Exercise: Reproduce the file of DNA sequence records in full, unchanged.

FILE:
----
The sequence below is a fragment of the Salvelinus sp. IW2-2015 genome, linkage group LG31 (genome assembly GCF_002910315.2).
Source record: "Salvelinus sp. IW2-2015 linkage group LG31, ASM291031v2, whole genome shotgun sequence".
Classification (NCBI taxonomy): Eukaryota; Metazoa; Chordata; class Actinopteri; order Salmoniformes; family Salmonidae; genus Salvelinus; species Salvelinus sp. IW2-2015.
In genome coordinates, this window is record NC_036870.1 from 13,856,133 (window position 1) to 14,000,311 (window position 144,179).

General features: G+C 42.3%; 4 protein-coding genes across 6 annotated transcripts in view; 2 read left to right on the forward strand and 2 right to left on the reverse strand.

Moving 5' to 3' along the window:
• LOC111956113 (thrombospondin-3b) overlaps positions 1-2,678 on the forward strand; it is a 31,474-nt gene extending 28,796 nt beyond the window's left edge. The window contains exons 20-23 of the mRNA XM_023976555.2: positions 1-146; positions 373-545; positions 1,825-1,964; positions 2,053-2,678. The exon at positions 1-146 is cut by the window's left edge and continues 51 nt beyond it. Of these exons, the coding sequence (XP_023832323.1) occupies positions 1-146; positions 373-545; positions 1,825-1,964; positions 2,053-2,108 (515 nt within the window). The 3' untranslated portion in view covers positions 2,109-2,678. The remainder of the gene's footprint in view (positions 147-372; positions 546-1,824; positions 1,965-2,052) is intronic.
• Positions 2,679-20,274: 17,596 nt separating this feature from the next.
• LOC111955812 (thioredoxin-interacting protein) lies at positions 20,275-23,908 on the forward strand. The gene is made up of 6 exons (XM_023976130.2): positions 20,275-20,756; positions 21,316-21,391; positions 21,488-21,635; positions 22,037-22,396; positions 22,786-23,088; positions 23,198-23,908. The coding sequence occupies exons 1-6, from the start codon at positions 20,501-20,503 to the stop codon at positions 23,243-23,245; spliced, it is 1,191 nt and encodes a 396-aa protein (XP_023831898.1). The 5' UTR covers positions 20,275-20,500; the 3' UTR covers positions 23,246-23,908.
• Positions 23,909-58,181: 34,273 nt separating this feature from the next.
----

The sequence below is a fragment of the Salvelinus sp. IW2-2015 genome, linkage group LG31 (genome assembly GCF_002910315.2).
Source record: "Salvelinus sp. IW2-2015 linkage group LG31, ASM291031v2, whole genome shotgun sequence".
Classification (NCBI taxonomy): Eukaryota; Metazoa; Chordata; class Actinopteri; order Salmoniformes; family Salmonidae; genus Salvelinus; species Salvelinus sp. IW2-2015.
In genome coordinates, this window is record NC_036870.1 from 13,856,133 (window position 1) to 14,000,311 (window position 144,179).

General features: G+C 42.3%; 4 protein-coding genes across 6 annotated transcripts in view; 2 read left to right on the forward strand and 2 right to left on the reverse strand.

Moving 5' to 3' along the window:
• LOC111956113 (thrombospondin-3b) overlaps positions 1-2,678 on the forward strand; it is a 31,474-nt gene extending 28,796 nt beyond the window's left edge. The window contains exons 20-23 of the mRNA XM_023976555.2: positions 1-146; positions 373-545; positions 1,825-1,964; positions 2,053-2,678. The exon at positions 1-146 is cut by the window's left edge and continues 51 nt beyond it. Of these exons, the coding sequence (XP_023832323.1) occupies positions 1-146; positions 373-545; positions 1,825-1,964; positions 2,053-2,108 (515 nt within the window). The 3' untranslated portion in view covers positions 2,109-2,678. The remainder of the gene's footprint in view (positions 147-372; positions 546-1,824; positions 1,965-2,052) is intronic.
• Positions 2,679-20,274: 17,596 nt separating this feature from the next.
• LOC111955812 (thioredoxin-interacting protein) lies at positions 20,275-23,908 on the forward strand. The gene is made up of 6 exons (XM_023976130.2): positions 20,275-20,756; positions 21,316-21,391; positions 21,488-21,635; positions 22,037-22,396; positions 22,786-23,088; positions 23,198-23,908. The coding sequence occupies exons 1-6, from the start codon at positions 20,501-20,503 to the stop codon at positions 23,243-23,245; spliced, it is 1,191 nt and encodes a 396-aa protein (XP_023831898.1). The 5' UTR covers positions 20,275-20,500; the 3' UTR covers positions 23,246-23,908.
• Positions 23,909-58,181: 34,273 nt separating this feature from the next.